Optimizing Weed Management via Microwave Irradiation

dc.contributor.authorRana, Amanen
dc.contributor.committeechairDerr, Jeffrey F.en
dc.contributor.committeememberHagood, Edward S.en
dc.contributor.committeememberGrisso, Robert D.en
dc.contributor.committeememberAskew, Shawn D.en
dc.contributor.committeememberMallikarjunan, Parameswaran Kumaren
dc.contributor.departmentPlant Pathology, Physiology, and Weed Scienceen
dc.date.accessioned2017-02-22T07:00:17Zen
dc.date.available2017-02-22T07:00:17Zen
dc.date.issued2015-08-31en
dc.description.abstractOne potential alternative to chemical weed control is the use of microwave radiation, a particular form of indirect thermal weeding. Absorption of microwave radiation causes water molecules within the tissue to oscillate, thereby converting electromagnetic energy into heat. This technique is rapid, versatile and effective, as the electromagnetic waves heat the plant tissue and destroy cellular integrity. The objective of this research was to evaluate the potential use of dielectric heating for weed management. Ten weed species representing monocots and dicots were selected for this study: southern crabgrass, dallisgrass, yellow nutsedge, fragrant flatsedge, false green kyllinga, common ragweed, field bindweed, henbit, white clover, and pitted morningglory. There was a lag or warm up period between energizing the magnetron and actual microwave radiation production. To eliminate the gap between electric power supplied to magnetron and actual microwave radiation produced, a conveyer was used. Overall injury to grasses, sedges and broadleaf weeds was higher at each dose when weeds were treated by microwave radiation while moving on a conveyer in comparison to being stationary. Grasses showed slightly more tolerance to microwave treatments in comparison to broadleaf weeds. Older weeds (8 to 10 weeks old) showed more tolerance to microwave treatments in comparison to younger weed plants (4 to 6 weeks old). Microwave radiation was able to control a range of weed species, although larger weeds were more likely to regrow after treatment. Ambient temperature had a significant effect on injuries caused by microwave radiation to target weeds, with control increasing as the air temperature increased. Weed control using microwave radiation required more energy when weeds were treated at 13 C compared to 35 C. More energy was needed at lower air temperatures to raise the plant canopy temperature from ambient levels to beyond the biological limit. Microwave radiation at lower doses caused greater injury to common chickweed and yellow woodsorrel than bermudagrass, suggesting the potential for selective weed control in certain situations. A custom built microwave applicator provided similar control of emerged weeds as the contact herbicides diquat and acetic acid.en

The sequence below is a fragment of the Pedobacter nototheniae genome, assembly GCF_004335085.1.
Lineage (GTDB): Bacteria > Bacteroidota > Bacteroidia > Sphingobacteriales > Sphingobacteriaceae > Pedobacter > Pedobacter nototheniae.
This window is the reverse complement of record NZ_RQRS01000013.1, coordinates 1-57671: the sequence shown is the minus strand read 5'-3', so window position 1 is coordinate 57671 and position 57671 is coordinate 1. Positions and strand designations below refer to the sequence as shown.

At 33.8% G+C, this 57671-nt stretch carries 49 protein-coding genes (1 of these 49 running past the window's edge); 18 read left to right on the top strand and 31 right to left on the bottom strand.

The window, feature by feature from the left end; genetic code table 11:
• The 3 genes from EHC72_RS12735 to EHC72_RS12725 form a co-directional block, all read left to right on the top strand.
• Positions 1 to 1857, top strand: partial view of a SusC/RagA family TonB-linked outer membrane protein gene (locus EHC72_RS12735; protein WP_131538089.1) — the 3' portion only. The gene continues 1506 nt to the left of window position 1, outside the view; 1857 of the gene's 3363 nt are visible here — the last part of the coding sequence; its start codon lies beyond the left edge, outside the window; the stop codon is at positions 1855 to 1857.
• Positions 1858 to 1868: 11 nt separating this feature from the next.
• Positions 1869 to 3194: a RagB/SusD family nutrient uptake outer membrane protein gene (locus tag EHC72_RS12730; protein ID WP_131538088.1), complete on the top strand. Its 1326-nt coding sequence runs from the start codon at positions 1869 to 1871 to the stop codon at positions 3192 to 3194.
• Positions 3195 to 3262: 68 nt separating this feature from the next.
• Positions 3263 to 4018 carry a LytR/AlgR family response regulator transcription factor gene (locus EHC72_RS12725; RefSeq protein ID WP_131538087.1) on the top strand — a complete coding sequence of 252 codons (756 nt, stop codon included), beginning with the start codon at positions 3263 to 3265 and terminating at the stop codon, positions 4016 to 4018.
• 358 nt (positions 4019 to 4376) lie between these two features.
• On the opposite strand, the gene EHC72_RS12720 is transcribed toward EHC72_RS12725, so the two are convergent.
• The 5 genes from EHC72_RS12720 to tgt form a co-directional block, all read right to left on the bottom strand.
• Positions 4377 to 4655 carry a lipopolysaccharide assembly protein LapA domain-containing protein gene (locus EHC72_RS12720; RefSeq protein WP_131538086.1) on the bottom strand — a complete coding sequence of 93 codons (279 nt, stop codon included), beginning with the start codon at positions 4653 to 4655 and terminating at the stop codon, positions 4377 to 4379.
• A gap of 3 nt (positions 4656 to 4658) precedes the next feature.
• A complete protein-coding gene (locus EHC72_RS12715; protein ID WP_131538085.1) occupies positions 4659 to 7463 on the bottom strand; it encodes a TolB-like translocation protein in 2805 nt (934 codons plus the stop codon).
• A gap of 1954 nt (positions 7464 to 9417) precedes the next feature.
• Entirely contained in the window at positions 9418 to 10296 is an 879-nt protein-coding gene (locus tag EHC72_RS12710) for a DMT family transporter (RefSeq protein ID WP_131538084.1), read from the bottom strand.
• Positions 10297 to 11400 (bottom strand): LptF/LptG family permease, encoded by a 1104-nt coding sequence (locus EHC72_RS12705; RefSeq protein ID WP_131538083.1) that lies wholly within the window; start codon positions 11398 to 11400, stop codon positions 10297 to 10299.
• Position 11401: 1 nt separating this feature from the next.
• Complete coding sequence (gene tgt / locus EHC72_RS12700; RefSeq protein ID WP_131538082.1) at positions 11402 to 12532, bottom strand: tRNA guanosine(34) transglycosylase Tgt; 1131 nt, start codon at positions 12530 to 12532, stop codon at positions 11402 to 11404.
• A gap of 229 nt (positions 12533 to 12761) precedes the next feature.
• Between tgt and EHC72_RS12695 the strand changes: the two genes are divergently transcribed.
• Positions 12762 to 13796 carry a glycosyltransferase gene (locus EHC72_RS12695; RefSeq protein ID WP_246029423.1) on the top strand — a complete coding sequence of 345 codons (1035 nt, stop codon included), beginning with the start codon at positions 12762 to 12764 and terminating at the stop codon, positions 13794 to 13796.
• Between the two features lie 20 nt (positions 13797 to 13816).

dc.description.degreePh. D.en
dc.format.mediumETDen
dc.identifier.othervt_gsexam:6114en
dc.identifier.urihttp://hdl.handle.net/10919/75115en
dc.publisherVirginia Techen
dc.rightsIn Copyrighten
dc.rights.urihttp://rightsstatements.org/vocab/InC/1.0/en
dc.subjectmicrowave radiationen
dc.subjectnonchemical weed controlen
dc.subjectthermal weed controlen
dc.subjectpostemergenceen
dc.subjectambient temperatureen
dc.subjectplant ageen
dc.subjectselectivityen
dc.titleOptimizing Weed Management via Microwave Irradiationen
dc.typeDissertationen
thesis.degree.disciplinePlant Pathology, Physiology, and Weed Scienceen
thesis.degree.grantorVirginia Polytechnic Institute and State Universityen
thesis.degree.leveldoctoralen
thesis.degree.namePh. D.en
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